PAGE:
This laboratory study explored buffering and recovery effects of viewing urban green and built spaces on autonomic nervous system activity. Forty-six students viewed photos of green and built spaces immediately following, and preceding acute stress induction. Simultaneously recorded electrocardiogram and impedance cardiogram signal was used to derive respiratory sinus arrhythmia (RSA) and pre-ejection period (PEP), indicators of respectively parasympathetic and sympathetic activity. The findings provide support for greater recovery after viewing green scenes, as marked by a stronger increase in RSA as a marker of parasympathetic activity. There were no indications for greater recovery after viewing green scenes in PEP as a marker of sympathetic activity, and there were also no indications of greater buffering effects of green space in neither RSA nor PEP. Overall, our findings are consistent with a predominant role of the parasympathetic nervous system in restorative effects of viewing green space.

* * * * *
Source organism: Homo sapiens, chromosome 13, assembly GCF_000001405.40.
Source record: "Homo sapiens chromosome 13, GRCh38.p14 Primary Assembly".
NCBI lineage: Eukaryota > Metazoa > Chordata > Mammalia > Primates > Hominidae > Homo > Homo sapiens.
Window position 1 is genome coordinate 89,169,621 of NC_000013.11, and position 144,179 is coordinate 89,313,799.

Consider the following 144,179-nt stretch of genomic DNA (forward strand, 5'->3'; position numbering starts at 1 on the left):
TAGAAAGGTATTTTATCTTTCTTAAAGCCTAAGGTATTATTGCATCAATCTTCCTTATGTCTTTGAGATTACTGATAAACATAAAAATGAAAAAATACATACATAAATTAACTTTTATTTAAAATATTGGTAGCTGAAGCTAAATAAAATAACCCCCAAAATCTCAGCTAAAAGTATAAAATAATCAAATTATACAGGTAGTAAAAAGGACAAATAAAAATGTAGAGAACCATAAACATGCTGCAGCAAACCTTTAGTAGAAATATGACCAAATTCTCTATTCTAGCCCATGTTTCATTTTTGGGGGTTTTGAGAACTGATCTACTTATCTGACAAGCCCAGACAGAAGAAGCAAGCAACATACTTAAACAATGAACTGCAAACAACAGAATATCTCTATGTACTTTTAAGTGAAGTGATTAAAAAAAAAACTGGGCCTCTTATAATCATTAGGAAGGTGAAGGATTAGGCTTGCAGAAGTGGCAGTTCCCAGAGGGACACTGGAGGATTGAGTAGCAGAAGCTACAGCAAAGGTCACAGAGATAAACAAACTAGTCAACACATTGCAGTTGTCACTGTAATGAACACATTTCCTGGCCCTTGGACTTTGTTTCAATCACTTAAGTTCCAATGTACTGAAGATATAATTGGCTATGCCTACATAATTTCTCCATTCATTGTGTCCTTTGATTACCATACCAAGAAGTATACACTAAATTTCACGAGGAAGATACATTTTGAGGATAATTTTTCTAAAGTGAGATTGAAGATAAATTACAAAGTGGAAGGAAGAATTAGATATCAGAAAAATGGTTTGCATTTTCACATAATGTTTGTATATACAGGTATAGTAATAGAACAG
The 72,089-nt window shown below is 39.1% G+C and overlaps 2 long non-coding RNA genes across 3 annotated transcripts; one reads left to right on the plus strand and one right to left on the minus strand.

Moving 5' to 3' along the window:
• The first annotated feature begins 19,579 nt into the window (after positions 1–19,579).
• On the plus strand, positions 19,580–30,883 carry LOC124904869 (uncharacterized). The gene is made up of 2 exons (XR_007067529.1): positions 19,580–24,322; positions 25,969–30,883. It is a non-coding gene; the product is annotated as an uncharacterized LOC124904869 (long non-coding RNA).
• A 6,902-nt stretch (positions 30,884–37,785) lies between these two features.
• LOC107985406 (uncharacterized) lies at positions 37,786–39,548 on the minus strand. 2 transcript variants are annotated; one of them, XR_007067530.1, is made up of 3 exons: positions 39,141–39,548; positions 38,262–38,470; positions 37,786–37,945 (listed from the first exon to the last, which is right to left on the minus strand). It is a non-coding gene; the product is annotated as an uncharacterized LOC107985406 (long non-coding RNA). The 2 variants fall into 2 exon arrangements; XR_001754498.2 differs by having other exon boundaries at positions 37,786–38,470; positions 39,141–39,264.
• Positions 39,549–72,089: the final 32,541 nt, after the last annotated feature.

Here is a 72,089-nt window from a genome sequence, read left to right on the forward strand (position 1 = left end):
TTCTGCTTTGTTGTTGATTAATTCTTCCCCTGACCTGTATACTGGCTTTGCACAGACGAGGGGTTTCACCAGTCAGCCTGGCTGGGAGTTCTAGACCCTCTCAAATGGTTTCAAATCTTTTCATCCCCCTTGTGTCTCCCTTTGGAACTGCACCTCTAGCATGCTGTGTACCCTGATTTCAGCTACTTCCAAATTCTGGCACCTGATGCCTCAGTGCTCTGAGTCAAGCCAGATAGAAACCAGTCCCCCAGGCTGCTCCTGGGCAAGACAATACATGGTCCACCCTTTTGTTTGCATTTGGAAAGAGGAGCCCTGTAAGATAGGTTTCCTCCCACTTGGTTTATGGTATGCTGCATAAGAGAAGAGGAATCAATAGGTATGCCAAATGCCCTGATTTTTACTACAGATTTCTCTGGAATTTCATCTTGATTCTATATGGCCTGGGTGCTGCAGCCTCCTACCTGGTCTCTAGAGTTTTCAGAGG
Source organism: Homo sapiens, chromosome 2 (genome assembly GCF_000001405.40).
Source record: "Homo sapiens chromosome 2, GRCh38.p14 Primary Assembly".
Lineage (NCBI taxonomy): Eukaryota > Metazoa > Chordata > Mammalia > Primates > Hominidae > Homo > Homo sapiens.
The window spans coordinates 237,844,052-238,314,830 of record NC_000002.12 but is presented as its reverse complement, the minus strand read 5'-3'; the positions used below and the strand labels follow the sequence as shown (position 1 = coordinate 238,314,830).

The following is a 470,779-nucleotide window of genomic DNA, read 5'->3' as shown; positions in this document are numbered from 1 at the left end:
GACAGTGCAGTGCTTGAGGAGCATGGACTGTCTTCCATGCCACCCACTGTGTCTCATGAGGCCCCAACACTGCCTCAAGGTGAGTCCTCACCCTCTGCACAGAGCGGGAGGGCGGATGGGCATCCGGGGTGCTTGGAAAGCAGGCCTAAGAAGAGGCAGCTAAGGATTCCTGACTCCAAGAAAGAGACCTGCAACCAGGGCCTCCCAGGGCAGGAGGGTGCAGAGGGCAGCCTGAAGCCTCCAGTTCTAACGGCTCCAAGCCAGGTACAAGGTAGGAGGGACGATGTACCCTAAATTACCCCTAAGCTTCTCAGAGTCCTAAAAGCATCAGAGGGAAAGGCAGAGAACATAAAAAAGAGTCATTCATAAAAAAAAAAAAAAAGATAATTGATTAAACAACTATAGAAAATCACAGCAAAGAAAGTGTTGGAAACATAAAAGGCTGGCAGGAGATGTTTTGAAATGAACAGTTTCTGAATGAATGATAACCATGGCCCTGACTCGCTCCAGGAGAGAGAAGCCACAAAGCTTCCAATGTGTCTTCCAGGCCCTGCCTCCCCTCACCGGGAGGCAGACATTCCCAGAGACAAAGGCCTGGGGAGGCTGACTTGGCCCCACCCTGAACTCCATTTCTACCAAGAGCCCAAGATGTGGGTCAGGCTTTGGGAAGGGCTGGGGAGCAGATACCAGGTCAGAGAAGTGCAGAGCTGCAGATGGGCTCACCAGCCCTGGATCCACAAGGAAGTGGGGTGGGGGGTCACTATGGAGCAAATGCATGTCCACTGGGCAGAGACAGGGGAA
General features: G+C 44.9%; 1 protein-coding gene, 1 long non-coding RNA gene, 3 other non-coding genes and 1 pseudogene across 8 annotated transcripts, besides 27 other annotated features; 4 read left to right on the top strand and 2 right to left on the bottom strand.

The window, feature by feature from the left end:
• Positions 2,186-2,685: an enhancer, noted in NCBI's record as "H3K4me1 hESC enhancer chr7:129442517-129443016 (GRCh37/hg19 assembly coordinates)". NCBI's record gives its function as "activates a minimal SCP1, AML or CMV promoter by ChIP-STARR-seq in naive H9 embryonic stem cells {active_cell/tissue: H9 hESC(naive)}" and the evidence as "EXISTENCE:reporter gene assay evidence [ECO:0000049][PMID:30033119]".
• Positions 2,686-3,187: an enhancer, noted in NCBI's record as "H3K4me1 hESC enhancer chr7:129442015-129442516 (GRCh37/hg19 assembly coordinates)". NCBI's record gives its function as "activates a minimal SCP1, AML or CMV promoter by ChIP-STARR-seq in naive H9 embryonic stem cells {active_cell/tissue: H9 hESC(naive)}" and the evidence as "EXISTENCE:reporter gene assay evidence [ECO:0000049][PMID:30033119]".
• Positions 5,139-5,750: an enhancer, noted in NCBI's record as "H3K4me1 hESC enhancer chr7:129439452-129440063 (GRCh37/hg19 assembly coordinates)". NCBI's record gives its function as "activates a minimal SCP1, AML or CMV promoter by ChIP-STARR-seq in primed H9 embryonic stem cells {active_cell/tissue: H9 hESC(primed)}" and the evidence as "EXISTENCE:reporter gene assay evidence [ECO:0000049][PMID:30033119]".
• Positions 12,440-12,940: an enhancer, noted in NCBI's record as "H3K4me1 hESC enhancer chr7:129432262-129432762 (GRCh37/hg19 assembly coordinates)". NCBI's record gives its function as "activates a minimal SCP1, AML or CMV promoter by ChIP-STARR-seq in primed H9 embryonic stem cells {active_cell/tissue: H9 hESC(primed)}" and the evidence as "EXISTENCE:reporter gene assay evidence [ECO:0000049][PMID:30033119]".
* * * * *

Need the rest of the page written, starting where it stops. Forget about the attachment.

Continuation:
Tuesday, March 22, 2016
Pictures of green spaces make you happier.
Reynolds points to work by van den Berg et al. showing that viewing pictures of green versus built urban areas enhances parasympathetic nervous system activity that is calming and restorative. This results are consonant with those obtained by a Stanford study on the effects of a brief nature experience on rumination, and also with discussions of "blue mind" (cf. calming effect of blue water) versus "red mind."